Stocks making the biggest moves after hours: GameStop, Dropbox, Ollie’s Bargain Outlet and more

Market Insider

Pedestrians pass a GameStop store in New York.

Scott Mlyn | CNBC

Check out the companies making headlines after the bell:

Shares of GameStop tanked more than 20% during extended trading after the video game retailer reported a large third-quarter earnings miss. GameStop posted a loss of 49 cents per share excluding certain items on revenue of $1.44 billion, falling short of the 11 cent earnings per share and revenue of $1.62 billion analysts expected, according to Refinitiv. Same-store sales also came in weaker than expected, at a 23.2% decline versus the 13.8% decline expected. The company cited the “unprecedented decline in new hardware sales seen across the market” as consumers await next-generation gaming consoles to be released.

For the fourth quarter, the company expects adjusted earnings between 10 cents and 20 cents per share, while Wall Street had anticipated earnings of $1.21 per share. Same-store sales, meanwhile, are expected to “decline in the high-teens.”

Shares of Ollie’s Bargain Outlet surged as much as 12% following the company’s better-than-expected earnings in its third quarter. the retail store chain earned 41 cents per share on revenue of $327 million, exceeding the earnings of 38 cents per share and revenue of $323 million analysts expected, according to Refinitiv consensus estimates. Ollie’s same-store sales fell short, however, coming in at a 1.4% decline versus the 1.2% decline anticipated.

Separately, the company also named John Swygert as president and CEO effective immediately. Swygert had served as interim president and CEO since December 2, following the unexpected death of founder Mark Butler.

Shares of Dave & Buster’s Entertainment climbed 3% after the company reported a third-quarter revenue beat. The sports bar and gaming chain’s revenue came in at $299.4 million, topping the revenue of $296 million analysts expected, according to Refinitiv.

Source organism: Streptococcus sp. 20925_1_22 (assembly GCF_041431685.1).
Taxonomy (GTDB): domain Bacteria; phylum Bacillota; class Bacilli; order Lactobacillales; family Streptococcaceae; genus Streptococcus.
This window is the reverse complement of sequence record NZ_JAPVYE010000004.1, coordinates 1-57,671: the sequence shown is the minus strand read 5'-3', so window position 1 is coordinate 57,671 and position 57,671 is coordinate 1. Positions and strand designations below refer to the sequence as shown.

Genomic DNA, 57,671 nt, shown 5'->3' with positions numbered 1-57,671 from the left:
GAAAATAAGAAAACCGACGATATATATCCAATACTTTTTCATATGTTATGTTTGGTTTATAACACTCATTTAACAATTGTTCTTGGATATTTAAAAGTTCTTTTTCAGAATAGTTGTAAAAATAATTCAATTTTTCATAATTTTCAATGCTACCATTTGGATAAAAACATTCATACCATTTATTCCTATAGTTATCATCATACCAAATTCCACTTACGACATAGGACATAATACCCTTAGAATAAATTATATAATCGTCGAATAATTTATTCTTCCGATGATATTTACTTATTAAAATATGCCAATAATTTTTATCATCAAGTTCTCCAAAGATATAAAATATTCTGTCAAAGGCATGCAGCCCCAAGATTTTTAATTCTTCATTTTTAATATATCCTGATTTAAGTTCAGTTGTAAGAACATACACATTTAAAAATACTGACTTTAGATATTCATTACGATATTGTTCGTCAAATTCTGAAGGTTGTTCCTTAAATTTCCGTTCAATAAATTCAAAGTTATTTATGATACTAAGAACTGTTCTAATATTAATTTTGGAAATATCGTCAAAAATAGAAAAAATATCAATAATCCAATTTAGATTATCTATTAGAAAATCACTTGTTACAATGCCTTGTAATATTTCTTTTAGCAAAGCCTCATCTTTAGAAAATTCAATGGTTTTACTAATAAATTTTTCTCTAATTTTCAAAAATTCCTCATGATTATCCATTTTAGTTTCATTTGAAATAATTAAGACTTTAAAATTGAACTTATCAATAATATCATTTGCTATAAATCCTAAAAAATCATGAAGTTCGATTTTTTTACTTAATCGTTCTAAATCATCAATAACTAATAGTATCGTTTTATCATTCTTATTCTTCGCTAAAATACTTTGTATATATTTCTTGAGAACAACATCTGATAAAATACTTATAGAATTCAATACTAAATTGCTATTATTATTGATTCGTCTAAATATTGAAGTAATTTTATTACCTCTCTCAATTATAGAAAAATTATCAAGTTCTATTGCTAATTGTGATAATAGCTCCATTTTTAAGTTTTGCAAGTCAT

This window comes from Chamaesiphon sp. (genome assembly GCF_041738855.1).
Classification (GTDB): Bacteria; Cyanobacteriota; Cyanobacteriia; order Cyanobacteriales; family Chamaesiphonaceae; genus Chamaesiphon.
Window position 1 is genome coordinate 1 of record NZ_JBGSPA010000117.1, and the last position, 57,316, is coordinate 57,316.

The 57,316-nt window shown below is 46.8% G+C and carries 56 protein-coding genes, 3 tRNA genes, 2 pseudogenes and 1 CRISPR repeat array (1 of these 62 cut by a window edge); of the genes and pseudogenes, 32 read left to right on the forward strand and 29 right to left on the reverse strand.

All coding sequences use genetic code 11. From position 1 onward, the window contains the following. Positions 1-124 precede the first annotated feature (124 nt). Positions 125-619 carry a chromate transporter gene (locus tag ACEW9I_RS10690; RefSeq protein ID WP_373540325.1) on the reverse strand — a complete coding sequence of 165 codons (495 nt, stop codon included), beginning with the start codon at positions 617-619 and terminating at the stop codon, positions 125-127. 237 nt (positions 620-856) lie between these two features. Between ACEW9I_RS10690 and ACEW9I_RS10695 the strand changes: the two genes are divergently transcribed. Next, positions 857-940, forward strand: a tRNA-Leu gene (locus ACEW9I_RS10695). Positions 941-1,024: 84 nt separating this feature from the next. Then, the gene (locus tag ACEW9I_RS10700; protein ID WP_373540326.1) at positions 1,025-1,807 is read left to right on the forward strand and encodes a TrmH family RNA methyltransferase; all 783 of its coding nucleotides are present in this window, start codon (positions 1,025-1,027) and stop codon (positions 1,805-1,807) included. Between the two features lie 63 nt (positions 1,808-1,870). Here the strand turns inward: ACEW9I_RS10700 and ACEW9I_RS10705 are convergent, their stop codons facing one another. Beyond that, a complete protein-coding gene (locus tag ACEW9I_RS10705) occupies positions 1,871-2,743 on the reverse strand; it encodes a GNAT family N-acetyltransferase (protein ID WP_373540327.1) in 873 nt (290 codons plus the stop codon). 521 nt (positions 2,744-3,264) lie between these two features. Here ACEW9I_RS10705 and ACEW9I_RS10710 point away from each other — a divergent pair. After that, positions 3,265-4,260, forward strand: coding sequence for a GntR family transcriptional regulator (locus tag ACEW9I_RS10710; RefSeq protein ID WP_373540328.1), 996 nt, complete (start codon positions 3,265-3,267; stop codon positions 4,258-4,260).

The company earned 2 cents per share, which was in-line with analyst expectations, though noted pre-tax charges amounting to 8 cents per share related to “on-going litigation and corporate restructuring” costs.

Dave & Buster’s narrowed its fiscal year 2019 revenue and same-store sales guidance. The company expects revenue between $1.347 billion and $1.354 billion, narrowing its previous outlook range of $1.338 billion to $1.359 billion. Dave & Buster’s also expects same-store sales to decline between 3% and 2.5%, compared to its previous estimate of declines between 3.5% and 2.0%.

Chevron shares slipped just under 1% after the oil giant took a non-cash, after-tax impairment charge between $10 billion and $11 billion due to its lowered long-term commodity price outlook. The company said it would reduce funding to various properties, including its Appalachia shale holding, and is also considering its divestment. More than half of the impairment is related to Chevron’s Appalachia shale holding, the company said in a press release. Chevron also said it was writing down the value of its Big Foot drilling project in the Gulf of Mexico.

Dropbox shares slipped 3% after the bell following the company’s announcement that chief customer officer Yamini Rangan will step down, though will remain to assist with the transition until January 3. Rangan will receive a transition payment of $500,000 along with outgoing CTO Quentin Clark, who announced his departure in early October, the company said in an SEC filing.

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